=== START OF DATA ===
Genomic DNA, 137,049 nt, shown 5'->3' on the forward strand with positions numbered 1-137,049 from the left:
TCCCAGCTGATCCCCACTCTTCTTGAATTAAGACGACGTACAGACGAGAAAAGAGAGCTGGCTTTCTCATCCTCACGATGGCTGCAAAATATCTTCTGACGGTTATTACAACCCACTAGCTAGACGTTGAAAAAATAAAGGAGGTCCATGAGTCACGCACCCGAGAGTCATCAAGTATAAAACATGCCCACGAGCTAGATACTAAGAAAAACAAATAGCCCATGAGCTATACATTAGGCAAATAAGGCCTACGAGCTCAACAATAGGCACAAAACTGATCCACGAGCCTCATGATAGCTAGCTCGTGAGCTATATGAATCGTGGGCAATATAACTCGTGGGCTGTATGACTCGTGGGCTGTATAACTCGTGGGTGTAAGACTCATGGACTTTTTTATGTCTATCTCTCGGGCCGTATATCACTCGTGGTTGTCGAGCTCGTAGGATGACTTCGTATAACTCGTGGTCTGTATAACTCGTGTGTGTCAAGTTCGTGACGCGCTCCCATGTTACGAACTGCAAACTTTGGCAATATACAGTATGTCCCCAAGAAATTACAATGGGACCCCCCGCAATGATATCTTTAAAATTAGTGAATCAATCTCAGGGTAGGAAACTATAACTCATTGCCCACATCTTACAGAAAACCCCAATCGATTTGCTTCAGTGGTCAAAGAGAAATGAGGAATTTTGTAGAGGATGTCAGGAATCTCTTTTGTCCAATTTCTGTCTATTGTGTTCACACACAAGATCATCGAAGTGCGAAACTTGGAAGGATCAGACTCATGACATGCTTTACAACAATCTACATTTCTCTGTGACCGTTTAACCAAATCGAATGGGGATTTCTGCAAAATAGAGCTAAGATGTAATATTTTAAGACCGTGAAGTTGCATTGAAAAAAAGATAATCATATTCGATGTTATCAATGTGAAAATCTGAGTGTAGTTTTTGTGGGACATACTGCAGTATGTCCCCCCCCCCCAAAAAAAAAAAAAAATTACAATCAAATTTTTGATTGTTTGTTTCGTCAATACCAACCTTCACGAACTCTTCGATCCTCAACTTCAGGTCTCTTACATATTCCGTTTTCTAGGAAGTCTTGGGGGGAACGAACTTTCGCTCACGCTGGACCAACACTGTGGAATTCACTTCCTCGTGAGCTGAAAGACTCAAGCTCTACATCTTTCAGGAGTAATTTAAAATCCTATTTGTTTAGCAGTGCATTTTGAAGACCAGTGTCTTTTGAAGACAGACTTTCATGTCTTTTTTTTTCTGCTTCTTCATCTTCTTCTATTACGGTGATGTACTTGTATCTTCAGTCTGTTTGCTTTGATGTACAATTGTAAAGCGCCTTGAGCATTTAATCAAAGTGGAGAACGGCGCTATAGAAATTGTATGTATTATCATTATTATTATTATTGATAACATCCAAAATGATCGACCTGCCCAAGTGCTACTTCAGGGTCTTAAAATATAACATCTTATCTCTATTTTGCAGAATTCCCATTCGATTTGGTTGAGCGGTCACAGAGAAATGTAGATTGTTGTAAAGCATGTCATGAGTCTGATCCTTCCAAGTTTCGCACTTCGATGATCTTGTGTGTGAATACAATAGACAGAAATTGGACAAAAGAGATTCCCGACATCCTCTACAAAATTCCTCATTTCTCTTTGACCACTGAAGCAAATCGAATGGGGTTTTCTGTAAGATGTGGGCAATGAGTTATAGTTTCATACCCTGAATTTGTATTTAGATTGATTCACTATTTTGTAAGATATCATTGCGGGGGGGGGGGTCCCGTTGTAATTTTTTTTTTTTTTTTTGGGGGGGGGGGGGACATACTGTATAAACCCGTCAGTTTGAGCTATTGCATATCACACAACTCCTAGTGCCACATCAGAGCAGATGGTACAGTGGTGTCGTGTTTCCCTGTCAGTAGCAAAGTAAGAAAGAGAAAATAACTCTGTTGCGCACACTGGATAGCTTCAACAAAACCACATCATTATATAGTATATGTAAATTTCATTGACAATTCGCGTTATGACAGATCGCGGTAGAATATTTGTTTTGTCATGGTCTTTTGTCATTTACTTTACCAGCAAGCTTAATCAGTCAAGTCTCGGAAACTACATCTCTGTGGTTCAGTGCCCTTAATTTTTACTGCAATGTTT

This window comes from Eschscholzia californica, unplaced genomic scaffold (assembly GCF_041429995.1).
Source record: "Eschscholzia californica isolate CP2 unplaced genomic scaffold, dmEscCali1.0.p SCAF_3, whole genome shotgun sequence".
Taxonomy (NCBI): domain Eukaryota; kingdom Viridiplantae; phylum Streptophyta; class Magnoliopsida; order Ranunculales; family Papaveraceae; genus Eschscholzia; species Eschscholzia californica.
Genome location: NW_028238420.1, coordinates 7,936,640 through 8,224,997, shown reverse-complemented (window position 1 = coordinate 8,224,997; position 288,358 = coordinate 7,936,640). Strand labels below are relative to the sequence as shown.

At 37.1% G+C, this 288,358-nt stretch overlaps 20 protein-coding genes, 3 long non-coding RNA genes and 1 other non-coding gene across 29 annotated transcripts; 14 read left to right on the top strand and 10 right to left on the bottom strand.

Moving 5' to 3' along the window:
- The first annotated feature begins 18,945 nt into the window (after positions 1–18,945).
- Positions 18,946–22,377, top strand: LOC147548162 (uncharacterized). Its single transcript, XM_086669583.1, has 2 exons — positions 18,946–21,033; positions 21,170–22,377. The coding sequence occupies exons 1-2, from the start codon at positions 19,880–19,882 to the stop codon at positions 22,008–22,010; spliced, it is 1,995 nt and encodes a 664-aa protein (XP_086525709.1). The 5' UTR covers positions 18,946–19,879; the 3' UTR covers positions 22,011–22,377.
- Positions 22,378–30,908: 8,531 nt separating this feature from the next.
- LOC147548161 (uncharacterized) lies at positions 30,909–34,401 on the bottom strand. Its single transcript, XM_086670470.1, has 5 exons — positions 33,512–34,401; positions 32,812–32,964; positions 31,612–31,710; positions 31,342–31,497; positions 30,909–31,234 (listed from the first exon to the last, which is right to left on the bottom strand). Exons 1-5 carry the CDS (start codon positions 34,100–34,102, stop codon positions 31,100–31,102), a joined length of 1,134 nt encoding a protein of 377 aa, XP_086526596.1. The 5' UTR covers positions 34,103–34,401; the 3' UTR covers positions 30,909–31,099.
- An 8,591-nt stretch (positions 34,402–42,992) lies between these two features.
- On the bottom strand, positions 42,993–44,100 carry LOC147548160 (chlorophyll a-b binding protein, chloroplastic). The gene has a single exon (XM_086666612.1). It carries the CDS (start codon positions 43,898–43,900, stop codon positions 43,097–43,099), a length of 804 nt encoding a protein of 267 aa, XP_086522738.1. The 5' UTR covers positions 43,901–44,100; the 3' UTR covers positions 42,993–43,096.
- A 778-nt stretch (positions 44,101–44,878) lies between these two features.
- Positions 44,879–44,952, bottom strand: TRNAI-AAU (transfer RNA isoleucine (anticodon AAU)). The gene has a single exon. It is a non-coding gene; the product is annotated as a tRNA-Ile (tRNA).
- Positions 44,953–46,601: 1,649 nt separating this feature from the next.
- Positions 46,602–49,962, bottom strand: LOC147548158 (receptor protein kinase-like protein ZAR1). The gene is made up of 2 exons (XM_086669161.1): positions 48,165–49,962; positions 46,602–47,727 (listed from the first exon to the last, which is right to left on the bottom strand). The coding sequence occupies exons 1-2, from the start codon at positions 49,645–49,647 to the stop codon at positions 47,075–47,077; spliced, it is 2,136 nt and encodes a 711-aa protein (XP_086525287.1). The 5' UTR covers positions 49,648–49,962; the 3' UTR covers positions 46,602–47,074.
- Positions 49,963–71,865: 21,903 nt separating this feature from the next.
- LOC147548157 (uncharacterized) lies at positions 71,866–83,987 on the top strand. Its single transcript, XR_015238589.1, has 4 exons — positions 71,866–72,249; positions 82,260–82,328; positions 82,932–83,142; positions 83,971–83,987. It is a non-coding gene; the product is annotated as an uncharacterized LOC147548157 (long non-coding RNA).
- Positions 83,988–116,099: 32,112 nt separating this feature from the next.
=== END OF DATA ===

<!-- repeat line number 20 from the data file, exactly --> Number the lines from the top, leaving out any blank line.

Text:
- LOC147548157 (uncharacterized) lies at positions 71,866–83,987 on the top strand. Its single transcript, XR_015238589.1, has 4 exons — positions 71,866–72,249; positions 82,260–82,328; positions 82,932–83,142; positions 83,971–83,987. It is a non-coding gene; the product is annotated as an uncharacterized LOC147548157 (long non-coding RNA).